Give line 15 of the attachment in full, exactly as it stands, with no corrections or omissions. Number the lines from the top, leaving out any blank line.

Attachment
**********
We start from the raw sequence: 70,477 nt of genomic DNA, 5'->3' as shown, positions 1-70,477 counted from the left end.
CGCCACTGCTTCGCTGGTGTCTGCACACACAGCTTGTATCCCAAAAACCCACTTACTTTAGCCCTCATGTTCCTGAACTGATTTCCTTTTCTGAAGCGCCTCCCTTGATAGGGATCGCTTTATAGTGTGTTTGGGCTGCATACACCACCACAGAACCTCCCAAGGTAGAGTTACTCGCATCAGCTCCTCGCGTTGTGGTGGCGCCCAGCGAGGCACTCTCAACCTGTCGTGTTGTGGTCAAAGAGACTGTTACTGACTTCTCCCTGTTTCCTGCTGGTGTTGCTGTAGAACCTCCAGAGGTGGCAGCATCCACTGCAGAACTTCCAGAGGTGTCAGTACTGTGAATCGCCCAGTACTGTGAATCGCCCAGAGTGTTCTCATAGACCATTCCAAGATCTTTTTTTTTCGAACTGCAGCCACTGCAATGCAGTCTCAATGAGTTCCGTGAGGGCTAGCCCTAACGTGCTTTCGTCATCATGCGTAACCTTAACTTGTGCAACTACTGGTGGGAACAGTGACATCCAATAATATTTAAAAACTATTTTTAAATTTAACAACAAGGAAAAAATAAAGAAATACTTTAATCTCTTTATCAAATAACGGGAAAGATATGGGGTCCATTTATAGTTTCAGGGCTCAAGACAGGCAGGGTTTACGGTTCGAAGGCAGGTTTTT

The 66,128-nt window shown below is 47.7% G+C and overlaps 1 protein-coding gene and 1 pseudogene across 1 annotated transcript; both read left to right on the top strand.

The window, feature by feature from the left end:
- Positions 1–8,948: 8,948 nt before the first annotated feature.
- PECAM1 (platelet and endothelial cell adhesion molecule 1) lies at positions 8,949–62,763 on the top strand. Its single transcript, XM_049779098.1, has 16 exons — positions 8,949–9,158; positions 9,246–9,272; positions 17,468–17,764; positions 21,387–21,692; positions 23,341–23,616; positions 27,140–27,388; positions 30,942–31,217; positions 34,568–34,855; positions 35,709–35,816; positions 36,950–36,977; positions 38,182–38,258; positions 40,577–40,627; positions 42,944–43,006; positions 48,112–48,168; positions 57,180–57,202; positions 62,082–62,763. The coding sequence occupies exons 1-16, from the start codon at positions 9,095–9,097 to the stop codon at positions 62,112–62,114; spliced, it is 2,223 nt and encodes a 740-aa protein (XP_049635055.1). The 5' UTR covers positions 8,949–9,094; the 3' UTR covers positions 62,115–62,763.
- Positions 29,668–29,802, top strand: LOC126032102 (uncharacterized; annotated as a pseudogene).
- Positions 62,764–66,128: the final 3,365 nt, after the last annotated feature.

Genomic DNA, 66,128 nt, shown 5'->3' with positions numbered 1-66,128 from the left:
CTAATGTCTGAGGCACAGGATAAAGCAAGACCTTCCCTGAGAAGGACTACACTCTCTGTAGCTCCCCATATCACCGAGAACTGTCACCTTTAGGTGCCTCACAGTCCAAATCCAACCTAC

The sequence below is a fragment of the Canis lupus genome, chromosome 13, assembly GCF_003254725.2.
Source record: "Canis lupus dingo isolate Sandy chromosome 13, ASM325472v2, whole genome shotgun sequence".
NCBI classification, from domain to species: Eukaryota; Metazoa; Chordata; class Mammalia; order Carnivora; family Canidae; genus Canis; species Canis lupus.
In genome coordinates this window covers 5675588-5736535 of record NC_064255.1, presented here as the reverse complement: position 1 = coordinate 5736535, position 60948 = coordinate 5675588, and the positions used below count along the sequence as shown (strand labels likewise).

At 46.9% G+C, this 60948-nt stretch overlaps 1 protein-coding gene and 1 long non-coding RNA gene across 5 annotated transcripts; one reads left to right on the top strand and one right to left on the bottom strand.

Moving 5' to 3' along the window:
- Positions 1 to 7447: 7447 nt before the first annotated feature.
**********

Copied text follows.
At 46.9% G+C, this 60948-nt stretch overlaps 1 protein-coding gene and 1 long non-coding RNA gene across 5 annotated transcripts; one reads left to right on the top strand and one right to left on the bottom strand.